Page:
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Understanding the process from the clergy’s perspective

Clergy beginning to search for a new position can anticipate spending a year or two looking at several prospective positions before finding a good match and receiving a call.  This process takes time for at three reasons: 1. It takes a while to find a good match, 2. Not all good matches result in a call, and 3. The process from initial nomination through final interview and decision often takes six to eight months.

Clergy in a search process have two tasks: 1. To discern whether a given parish will be a blessing for you and your family, and 2. To present yourself to the search committee as a blessing to the parish.  The discernment task requires clergy to ask penetrating questions of themselves and of parishes. It also requires clergy to interview search committee members, area clergy, and diocesan staff.  The presentation, or to be blunt, sales, task requires clergy to present themselves in the best light to search committees through resumes, written materials, and personal interviews.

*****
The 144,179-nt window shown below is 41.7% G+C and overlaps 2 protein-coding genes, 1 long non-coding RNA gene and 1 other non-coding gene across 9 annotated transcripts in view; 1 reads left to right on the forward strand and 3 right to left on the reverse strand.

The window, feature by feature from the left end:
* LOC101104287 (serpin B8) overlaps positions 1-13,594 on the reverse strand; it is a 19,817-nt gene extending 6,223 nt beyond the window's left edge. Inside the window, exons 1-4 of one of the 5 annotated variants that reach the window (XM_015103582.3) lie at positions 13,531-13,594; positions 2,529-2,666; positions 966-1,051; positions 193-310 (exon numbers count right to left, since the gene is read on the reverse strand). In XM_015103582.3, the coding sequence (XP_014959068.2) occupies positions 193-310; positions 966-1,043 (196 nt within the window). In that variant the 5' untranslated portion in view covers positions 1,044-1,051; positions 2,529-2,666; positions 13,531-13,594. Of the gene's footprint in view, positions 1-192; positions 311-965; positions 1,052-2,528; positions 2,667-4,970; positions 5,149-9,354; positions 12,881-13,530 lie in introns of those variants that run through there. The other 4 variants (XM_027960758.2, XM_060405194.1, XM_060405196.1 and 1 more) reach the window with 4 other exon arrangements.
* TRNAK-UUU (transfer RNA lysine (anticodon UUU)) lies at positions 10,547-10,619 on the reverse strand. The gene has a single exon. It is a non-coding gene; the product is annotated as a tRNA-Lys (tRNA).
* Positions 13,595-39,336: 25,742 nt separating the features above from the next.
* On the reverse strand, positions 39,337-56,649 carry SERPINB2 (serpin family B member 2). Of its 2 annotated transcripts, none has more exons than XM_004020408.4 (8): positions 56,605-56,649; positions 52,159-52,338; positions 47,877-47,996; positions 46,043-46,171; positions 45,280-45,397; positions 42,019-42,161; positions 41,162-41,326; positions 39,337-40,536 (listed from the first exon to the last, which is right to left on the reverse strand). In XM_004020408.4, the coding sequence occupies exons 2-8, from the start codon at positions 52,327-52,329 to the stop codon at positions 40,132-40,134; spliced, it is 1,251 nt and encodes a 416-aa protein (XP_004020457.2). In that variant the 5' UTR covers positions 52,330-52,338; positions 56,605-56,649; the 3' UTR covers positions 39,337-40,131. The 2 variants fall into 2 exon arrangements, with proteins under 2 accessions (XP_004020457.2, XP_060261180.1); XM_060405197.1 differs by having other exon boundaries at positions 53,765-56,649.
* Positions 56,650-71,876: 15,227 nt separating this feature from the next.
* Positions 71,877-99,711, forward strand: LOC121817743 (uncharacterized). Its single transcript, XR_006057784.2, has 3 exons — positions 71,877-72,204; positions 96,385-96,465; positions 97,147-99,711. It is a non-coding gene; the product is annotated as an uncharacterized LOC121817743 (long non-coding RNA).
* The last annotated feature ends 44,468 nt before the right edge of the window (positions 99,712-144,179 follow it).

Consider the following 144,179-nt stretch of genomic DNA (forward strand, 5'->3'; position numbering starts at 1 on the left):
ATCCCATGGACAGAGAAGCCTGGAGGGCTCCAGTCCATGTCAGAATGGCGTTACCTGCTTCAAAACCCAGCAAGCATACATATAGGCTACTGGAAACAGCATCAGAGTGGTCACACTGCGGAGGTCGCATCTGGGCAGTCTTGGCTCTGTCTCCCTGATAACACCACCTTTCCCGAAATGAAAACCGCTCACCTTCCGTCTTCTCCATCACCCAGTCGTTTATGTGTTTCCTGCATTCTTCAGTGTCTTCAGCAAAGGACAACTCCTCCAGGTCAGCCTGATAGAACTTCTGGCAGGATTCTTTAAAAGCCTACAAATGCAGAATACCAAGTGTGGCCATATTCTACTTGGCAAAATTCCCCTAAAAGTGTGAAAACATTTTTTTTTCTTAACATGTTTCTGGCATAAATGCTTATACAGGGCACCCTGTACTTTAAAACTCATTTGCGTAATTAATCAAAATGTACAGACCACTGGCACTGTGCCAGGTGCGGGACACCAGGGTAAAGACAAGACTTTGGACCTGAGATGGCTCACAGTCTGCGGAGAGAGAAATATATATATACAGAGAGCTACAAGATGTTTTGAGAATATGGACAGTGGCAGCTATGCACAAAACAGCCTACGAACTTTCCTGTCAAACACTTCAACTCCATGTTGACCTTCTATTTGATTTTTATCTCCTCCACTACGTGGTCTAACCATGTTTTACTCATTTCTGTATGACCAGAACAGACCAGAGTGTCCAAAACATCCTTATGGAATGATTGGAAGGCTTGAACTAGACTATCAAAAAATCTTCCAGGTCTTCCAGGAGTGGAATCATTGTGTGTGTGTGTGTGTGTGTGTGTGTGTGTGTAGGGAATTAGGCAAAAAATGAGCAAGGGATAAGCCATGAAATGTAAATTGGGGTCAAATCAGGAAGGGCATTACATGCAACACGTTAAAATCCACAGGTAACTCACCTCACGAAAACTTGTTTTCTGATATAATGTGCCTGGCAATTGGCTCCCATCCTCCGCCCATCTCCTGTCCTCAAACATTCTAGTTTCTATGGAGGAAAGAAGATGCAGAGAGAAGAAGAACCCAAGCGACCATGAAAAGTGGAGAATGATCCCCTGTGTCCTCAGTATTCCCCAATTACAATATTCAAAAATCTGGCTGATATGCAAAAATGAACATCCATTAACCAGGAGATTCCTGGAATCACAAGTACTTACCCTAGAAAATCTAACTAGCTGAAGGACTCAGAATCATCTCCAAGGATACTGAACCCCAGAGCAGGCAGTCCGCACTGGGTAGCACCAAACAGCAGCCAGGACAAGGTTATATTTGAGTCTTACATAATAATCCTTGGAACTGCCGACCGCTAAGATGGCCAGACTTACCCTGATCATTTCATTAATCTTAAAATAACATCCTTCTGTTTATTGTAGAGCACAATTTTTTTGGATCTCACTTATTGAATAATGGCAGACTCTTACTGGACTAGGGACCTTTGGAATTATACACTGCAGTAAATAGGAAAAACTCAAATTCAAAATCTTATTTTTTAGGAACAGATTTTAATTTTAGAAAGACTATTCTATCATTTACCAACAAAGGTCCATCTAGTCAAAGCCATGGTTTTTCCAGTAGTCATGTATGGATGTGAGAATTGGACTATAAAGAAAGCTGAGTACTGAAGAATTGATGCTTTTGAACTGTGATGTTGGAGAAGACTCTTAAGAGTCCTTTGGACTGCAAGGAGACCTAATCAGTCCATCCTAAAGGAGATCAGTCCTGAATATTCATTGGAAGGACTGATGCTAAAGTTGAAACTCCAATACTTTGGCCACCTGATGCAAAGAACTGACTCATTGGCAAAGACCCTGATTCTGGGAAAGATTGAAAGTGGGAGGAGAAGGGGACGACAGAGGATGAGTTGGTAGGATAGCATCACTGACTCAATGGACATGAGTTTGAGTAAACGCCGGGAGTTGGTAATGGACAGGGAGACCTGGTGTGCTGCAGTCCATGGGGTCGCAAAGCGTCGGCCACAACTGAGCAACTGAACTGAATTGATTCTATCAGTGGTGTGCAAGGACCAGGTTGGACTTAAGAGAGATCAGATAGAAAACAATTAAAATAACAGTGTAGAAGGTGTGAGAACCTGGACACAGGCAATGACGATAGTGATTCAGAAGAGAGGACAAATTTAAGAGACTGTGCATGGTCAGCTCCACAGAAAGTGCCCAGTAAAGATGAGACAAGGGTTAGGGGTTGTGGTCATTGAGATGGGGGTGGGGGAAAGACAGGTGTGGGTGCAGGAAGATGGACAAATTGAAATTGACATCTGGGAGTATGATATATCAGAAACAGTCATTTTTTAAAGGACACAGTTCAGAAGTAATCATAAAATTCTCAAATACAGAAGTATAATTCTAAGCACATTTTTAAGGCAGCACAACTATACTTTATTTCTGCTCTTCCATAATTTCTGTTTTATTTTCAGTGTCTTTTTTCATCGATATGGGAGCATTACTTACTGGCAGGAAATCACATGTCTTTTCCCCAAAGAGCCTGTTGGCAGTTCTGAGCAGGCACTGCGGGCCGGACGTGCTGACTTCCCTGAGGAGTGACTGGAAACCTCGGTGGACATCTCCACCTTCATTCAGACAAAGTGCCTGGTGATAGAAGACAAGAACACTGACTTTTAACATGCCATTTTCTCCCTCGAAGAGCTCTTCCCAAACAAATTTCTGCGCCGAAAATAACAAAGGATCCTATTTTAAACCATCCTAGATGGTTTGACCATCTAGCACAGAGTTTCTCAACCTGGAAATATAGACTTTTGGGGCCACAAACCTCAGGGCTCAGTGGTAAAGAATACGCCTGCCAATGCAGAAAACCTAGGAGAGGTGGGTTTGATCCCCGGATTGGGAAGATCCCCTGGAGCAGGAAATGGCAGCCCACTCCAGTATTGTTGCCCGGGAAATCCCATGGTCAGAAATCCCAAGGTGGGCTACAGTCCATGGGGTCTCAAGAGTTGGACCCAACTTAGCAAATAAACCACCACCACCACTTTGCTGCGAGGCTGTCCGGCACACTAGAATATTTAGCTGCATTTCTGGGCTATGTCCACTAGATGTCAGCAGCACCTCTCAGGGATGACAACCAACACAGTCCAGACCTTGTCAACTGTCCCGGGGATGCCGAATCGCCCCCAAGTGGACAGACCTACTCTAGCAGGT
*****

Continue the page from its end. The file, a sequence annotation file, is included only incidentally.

Clergy often have difficulty balancing the discernment and sales tasks and can be tempted to let the sales mode overshadow the discernment mode.  The goal of a search is to find the right call, not just to win the first available job.  Each step in a search process calls for a different balance between sales and discernment modes.   As you proceed further into a given search, your emotional investment to be called will increase and it will tempt you to overemphasize the sales task.

Clergy follow a five step process that parallels the steps taken by search committees.

Five steps of a search process

  1. Define your skills, values, and purpose – Know thyself is the first and most important step in a search.
  2. Identify and enter appropriate searches – Use the left side of this blog to enter national and diocesan job posting sites.  See previous blogs on the OTM Portfolio – 8/27/11 and 9/28/11.
  3. Discern what parishes are seeking and respond to search committee questions – Learn how to “reverse engineer” profiles and other data to show how your skills, values and purpose coincide with the parish’s skills, values and purpose.
  4. Engage in face to face interviews – Prepare, put your best foot forward in the first minute, and relax.  Don’t forget to do your own discerning.
  5. Respond to a call or lack thereof – How to negotiate a contract, or how to learn and move on.

NEXT POST Define your skills, values, and purpose

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